Purpose of Review
Anaphylaxis is a rare, serious hypersensitivity reaction following vaccination, which is rapid in onset and characterized by multisystem involvement. Although anaphylaxis may occur after any vaccine, understanding the risk for this outcome, particularly following influenza vaccines, is important because of the large number of persons vaccinated annually.
Two recent CDC safety studies confirmed the rarity of post-vaccination anaphylaxis. In a 25-year review of data from the Vaccine Adverse Event Reporting System (VAERS), reports in children were most common following childhood vaccinations and among adults more often followed influenza vaccine. In a Vaccine Safety Datalink (VSD) study, the estimated incidence of anaphylaxis was 1.3 per million vaccine doses administered for all vaccines and 1.6 per million doses for IIV3 (trivalent) influenza vaccine.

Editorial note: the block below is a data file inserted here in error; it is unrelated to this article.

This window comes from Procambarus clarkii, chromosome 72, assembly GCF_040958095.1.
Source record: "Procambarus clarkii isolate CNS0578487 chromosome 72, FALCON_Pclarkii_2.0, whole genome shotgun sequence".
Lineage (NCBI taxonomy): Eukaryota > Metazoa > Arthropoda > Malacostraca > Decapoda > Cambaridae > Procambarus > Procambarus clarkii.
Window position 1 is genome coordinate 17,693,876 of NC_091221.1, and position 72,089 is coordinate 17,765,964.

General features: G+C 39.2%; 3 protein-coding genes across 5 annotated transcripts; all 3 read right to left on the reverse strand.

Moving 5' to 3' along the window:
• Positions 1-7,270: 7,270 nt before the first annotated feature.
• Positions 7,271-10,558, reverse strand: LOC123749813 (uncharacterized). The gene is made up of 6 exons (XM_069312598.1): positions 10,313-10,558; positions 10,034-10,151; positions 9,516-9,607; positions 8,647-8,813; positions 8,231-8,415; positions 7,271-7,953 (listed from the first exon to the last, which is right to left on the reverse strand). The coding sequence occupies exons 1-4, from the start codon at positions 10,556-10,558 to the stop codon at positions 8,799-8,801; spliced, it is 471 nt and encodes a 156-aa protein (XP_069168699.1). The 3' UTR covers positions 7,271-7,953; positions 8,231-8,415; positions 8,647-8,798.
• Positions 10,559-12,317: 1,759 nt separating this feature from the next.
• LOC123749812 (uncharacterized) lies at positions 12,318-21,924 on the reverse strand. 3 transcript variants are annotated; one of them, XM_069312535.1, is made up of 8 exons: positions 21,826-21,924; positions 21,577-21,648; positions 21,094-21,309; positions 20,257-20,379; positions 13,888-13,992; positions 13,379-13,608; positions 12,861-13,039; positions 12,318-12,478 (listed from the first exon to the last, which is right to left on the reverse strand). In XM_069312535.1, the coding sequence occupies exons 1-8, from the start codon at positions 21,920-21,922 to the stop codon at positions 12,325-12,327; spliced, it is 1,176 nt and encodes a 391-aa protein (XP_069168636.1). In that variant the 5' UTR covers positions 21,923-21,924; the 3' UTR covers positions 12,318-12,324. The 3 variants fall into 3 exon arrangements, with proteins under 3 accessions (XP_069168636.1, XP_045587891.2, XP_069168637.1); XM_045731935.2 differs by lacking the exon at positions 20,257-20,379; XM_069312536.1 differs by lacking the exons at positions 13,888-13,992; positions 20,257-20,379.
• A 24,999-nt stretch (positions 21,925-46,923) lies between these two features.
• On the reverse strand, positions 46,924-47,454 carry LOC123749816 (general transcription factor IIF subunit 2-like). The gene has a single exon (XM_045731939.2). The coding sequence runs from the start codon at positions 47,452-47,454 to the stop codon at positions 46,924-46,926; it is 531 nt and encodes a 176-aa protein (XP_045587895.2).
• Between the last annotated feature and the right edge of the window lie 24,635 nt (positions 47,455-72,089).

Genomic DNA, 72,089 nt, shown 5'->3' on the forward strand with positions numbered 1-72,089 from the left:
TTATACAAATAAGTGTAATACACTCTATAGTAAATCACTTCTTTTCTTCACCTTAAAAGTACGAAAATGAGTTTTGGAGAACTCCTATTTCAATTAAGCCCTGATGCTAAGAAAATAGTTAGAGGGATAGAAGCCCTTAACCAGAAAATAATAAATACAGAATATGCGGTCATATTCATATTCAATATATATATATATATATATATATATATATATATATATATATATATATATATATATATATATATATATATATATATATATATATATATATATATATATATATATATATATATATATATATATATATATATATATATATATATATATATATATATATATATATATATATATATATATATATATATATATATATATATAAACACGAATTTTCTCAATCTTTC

Despite its rarity, its rapid onset (usually within minutes) and potentially lethal nature require that all personnel and facilities providing vaccinations have procedures in place for anaphylaxis management.
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References and Recommended Reading
Papers of particular interest, published recently, have been highlighted as: • Of importance •• Of major importance
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This study was supported solely by the CDC, and no external funding was secured.
Conflict of Interest
Michael M. McNeil declares that he has no conflict of interest.
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This article is part of the Topical Collection on Anaphylaxis
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McNeil, M.M. Vaccine-Associated Anaphylaxis. Curr Treat Options Allergy 6, 297–308 (2019). https://doi.org/10.1007/s40521-019-00215-0
- Influenza vaccination
- Vaccine safety